Saturday, July 26, 2008

300 All-Time Stars Baseball Cards in 1988 (3)

This is a continuation of a series of cards listed in the 300 All-Time Stars Baseball Cards published by Consumer Digest as an investment guide for baseball card collectors. See the previous post here. To recap, any text in quotations is a direct quote from the book. I give an inflation adjusted value for the 1988 price in parentheses. And a note on price comparisons from 1988 to now. I don't know where Consumer Digest got their prices but I'm using Beckett for current prices because it's convenient. If you really want to know what a card is worth try looking for it on eBay.

In my last post, I missed 2 players, so let's pick them up and go on. One thing I noted is that they completely missed Barry Bonds.

Bert Blyleven - "Though not as hot as the cards of other pitchers, Blyleven's pasteboards are attractive to collectors because of their low prices now and their potential for increased value in the future". "Pasteboards"? Blyleven was a pretty good picture who amassed a 287-250 record over a 22 year career, which ended in 1993. The book speculates that he might reach 4,000 strikeouts, which I think, is what they are basing their supposition that his cards would increase in value. He didn't reach 4,000 but a respectable 3,701, good enough for number 5 on the career all time list. They list his 1971 Topps card at $5.50 ($14.61). Beckett lists this card at $20.00 today, easily beating inflation.

Wade Boggs - "His most recent cards start out at about 90 cents and climb upward quickly. With little room for upward price movement, we can't recommend buying his cards. But hang onto those you find in packs - they're like money in the bank". Maybe more like money in a failed savings and loan perhaps. Boggs had an 18-year career and a life time batting average of 0.328. He was elected into the Hall of Fame in 2005. Despite the book raving about his stats, they make no mention of a possible HOF berth. They list his 1983 Topps card at $23 ($42.50) which they say isn't worth buying. Well, Beckett lists that card currently at $15, so I guess they were right. You can get an ungraded card on eBay right now for less than $10.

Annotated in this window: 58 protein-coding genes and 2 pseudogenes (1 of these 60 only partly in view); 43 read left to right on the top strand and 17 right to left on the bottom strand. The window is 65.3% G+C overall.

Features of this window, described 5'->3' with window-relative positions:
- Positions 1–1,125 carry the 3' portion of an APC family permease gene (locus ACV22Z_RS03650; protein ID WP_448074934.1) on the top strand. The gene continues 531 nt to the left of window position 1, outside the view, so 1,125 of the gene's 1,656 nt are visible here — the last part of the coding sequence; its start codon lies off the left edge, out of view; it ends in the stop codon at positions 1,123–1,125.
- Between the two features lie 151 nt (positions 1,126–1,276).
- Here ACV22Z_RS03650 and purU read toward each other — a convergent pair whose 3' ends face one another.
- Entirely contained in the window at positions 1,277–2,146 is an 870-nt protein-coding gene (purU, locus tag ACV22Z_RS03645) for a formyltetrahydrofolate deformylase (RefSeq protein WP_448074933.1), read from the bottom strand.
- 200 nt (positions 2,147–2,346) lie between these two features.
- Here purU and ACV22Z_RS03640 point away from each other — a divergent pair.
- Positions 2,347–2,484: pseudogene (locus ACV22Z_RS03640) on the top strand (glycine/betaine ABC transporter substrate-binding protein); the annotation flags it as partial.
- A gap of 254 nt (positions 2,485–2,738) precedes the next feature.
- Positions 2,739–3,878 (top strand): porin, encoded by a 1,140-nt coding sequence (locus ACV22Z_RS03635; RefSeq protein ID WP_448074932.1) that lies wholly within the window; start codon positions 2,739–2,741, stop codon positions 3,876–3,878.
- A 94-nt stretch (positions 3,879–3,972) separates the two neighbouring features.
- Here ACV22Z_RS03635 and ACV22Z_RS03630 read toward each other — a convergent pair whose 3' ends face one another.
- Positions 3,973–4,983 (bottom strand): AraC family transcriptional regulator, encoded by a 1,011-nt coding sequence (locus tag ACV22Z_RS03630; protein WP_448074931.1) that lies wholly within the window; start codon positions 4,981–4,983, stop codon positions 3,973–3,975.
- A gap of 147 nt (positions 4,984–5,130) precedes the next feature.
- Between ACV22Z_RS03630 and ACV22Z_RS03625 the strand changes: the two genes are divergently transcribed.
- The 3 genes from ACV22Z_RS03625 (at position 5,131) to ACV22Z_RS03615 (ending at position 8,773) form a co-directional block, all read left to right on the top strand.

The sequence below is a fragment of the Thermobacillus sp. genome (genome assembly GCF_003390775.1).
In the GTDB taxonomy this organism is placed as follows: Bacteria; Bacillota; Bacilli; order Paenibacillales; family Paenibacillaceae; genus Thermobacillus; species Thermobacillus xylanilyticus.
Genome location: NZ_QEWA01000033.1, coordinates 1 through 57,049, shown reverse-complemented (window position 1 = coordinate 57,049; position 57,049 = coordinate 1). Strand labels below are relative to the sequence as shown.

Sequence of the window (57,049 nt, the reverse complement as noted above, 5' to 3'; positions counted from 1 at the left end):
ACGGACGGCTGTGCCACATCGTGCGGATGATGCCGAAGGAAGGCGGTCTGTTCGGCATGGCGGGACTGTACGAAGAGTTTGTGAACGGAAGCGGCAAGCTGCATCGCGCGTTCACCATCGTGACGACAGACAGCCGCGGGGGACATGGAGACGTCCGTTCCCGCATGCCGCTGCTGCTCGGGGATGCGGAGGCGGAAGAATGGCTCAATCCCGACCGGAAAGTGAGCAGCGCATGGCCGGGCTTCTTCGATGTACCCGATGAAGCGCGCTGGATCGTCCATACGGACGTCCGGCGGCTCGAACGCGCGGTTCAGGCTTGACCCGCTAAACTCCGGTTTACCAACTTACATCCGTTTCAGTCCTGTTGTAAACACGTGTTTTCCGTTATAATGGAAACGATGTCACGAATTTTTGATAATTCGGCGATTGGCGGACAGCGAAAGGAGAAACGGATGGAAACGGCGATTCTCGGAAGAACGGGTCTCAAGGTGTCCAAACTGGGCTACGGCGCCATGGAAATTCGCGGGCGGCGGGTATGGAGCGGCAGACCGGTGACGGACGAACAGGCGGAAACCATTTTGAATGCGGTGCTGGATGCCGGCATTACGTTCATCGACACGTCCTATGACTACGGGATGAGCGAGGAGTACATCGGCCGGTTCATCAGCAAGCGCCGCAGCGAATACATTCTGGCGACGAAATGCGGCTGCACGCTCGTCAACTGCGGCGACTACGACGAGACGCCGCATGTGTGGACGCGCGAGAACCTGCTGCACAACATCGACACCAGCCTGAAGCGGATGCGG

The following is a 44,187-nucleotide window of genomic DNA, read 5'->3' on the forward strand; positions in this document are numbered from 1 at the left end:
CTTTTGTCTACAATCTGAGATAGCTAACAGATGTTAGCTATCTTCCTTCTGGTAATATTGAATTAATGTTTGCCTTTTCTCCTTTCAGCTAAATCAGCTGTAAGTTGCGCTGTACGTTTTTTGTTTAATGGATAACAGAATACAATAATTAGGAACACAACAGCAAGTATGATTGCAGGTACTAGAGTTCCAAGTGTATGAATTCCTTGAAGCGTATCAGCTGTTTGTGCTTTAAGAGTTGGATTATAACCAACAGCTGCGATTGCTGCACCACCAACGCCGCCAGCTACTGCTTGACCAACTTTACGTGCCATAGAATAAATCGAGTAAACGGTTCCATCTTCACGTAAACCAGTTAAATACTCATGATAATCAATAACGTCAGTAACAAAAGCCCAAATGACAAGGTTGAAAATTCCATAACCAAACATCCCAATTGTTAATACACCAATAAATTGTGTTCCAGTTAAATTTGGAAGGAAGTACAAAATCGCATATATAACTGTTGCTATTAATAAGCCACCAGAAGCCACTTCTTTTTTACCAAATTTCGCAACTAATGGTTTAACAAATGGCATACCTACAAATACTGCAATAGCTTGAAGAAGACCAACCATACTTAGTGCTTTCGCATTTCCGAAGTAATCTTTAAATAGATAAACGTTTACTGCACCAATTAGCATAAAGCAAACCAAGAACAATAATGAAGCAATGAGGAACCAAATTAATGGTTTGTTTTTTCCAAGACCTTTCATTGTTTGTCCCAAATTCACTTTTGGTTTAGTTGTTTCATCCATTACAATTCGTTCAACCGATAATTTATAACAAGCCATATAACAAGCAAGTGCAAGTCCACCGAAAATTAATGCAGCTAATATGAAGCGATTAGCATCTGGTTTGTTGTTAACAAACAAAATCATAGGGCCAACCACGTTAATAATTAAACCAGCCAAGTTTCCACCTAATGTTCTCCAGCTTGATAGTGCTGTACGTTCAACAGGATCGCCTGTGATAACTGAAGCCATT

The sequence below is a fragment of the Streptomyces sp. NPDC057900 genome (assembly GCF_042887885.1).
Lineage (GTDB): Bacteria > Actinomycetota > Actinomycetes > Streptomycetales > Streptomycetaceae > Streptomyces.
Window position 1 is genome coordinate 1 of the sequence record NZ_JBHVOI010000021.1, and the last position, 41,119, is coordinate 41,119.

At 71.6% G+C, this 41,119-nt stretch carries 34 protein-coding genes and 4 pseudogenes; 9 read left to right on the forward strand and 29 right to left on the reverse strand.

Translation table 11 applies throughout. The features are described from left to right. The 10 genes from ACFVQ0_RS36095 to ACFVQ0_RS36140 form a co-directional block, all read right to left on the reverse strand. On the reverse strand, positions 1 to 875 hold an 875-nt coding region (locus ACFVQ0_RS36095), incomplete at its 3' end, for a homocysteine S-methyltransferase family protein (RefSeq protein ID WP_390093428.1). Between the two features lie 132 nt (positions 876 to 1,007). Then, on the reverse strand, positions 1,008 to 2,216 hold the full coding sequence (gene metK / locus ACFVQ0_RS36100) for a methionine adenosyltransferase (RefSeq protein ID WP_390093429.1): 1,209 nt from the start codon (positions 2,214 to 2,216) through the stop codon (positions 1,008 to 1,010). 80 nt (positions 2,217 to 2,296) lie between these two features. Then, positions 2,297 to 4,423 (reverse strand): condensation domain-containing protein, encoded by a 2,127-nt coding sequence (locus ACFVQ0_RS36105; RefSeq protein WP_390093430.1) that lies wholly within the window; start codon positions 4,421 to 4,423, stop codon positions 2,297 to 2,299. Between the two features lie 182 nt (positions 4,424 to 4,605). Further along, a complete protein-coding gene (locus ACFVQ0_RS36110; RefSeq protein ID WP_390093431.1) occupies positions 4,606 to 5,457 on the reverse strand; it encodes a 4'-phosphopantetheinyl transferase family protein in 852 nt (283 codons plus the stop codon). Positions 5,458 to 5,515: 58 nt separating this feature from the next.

Gary Carter - "If he should make it into the Hall of Fame, those who invest in his cards now will enjoy a nice profit at that time". I sure don't have any definitive data on this, but its not been my experience that getting elected to the Hall of Fame automatically helps a player's card prices. It didn't seem to do much for Wade Boggs cards. Carter was an 11-time All Star whose career spanned 19 years. And he was elected to the Hall of Fame, in 2003. How has his rookie card held up? The book lists his 1975 Topps card at a hefty $32 ($59.19). Beckett says $15. So much for the HOF bump. Although maybe if you had a real nice copy of the card you'd be happy. There are 2 PSA 9 cards on eBay with an asking price of $450. Sounds way over priced to me.

Joe Carter - "Wise collectors will snap up his cards while they are still ten to 20 cents as Carter undoubtedly has a great future". In Beckett land, Joe Carter is a minor star so those mid to late 1980s cards are still ten to 20 cents. Carter retired in 1989 after a 16-year career. His 0.259 BA and 396 homer runs are probably not going to get him into the Hall of Fame. They list his 1984 Donruss rookie card (a nice looking card for sure) at $6.50 ($12.02). Beckett lists it at $8.00 so not much of an investment in 1988.

Jack Clark - "Cardinals' fans and card collectors can look forward to further heroics from Jack Clark in coming seasons - it they can keep him healthy - which would do good things to the value of his cards". Clark actually played for the Yankees in 1988, hitting 27 home runs and batting 0.241. He also struck out 141 times. Clark hit 340 home runs in his 18-year career, good for 81st on the all time list, but he also struck out 1,441 time, good for 51st on the all time list. With a career batting average of 0.267 and having retired 16 years ago, he seems unlikely to get into the HOF. The book lists his 1977 Topps rookie card at $10 ($18.50), which Beckett lists today at $3.00.

2 comments:

thewritersjourney said...

I'm surprised that Boggs' RCs haven't gone up. I've been eyeing a few at the local card shop at $5 each, and may end up buying a couple (different brands) just so I can have another HOF rookie.

capewood said...

Go for it!